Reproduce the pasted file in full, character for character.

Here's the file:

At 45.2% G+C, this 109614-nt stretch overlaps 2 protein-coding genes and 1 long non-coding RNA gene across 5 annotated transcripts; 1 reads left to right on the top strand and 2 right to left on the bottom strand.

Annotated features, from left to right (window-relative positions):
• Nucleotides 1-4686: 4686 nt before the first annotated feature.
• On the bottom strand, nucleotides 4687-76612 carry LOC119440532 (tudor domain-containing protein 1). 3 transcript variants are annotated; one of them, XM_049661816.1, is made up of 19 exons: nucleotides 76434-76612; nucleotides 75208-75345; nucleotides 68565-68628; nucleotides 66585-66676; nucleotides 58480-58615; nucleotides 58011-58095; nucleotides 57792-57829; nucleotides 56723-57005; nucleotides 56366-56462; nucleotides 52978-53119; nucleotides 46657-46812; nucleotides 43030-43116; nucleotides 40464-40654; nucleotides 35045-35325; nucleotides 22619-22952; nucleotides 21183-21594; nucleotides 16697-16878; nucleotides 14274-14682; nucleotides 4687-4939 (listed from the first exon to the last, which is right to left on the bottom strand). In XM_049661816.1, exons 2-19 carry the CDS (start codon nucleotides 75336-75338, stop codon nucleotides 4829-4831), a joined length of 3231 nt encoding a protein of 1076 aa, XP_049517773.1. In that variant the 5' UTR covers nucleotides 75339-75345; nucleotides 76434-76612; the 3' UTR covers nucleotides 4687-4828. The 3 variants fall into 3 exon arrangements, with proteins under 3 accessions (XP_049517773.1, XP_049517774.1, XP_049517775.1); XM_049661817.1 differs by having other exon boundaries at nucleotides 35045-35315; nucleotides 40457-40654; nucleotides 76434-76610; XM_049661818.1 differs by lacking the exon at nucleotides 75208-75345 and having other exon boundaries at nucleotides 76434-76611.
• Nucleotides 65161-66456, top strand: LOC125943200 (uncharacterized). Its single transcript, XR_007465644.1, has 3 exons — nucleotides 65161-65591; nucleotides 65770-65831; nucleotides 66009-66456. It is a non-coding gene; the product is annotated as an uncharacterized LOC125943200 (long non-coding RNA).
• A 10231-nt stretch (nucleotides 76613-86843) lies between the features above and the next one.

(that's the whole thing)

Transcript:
At 45.2% G+C, this 109614-nt stretch overlaps 2 protein-coding genes and 1 long non-coding RNA gene across 5 annotated transcripts; 1 reads left to right on the top strand and 2 right to left on the bottom strand.

Annotated features, from left to right (window-relative positions):
• Nucleotides 1-4686: 4686 nt before the first annotated feature.
• On the bottom strand, nucleotides 4687-76612 carry LOC119440532 (tudor domain-containing protein 1). 3 transcript variants are annotated; one of them, XM_049661816.1, is made up of 19 exons: nucleotides 76434-76612; nucleotides 75208-75345; nucleotides 68565-68628; nucleotides 66585-66676; nucleotides 58480-58615; nucleotides 58011-58095; nucleotides 57792-57829; nucleotides 56723-57005; nucleotides 56366-56462; nucleotides 52978-53119; nucleotides 46657-46812; nucleotides 43030-43116; nucleotides 40464-40654; nucleotides 35045-35325; nucleotides 22619-22952; nucleotides 21183-21594; nucleotides 16697-16878; nucleotides 14274-14682; nucleotides 4687-4939 (listed from the first exon to the last, which is right to left on the bottom strand). In XM_049661816.1, exons 2-19 carry the CDS (start codon nucleotides 75336-75338, stop codon nucleotides 4829-4831), a joined length of 3231 nt encoding a protein of 1076 aa, XP_049517773.1. In that variant the 5' UTR covers nucleotides 75339-75345; nucleotides 76434-76612; the 3' UTR covers nucleotides 4687-4828. The 3 variants fall into 3 exon arrangements, with proteins under 3 accessions (XP_049517773.1, XP_049517774.1, XP_049517775.1); XM_049661817.1 differs by having other exon boundaries at nucleotides 35045-35315; nucleotides 40457-40654; nucleotides 76434-76610; XM_049661818.1 differs by lacking the exon at nucleotides 75208-75345 and having other exon boundaries at nucleotides 76434-76611.
• Nucleotides 65161-66456, top strand: LOC125943200 (uncharacterized). Its single transcript, XR_007465644.1, has 3 exons — nucleotides 65161-65591; nucleotides 65770-65831; nucleotides 66009-66456. It is a non-coding gene; the product is annotated as an uncharacterized LOC125943200 (long non-coding RNA).
• A 10231-nt stretch (nucleotides 76613-86843) lies between the features above and the next one.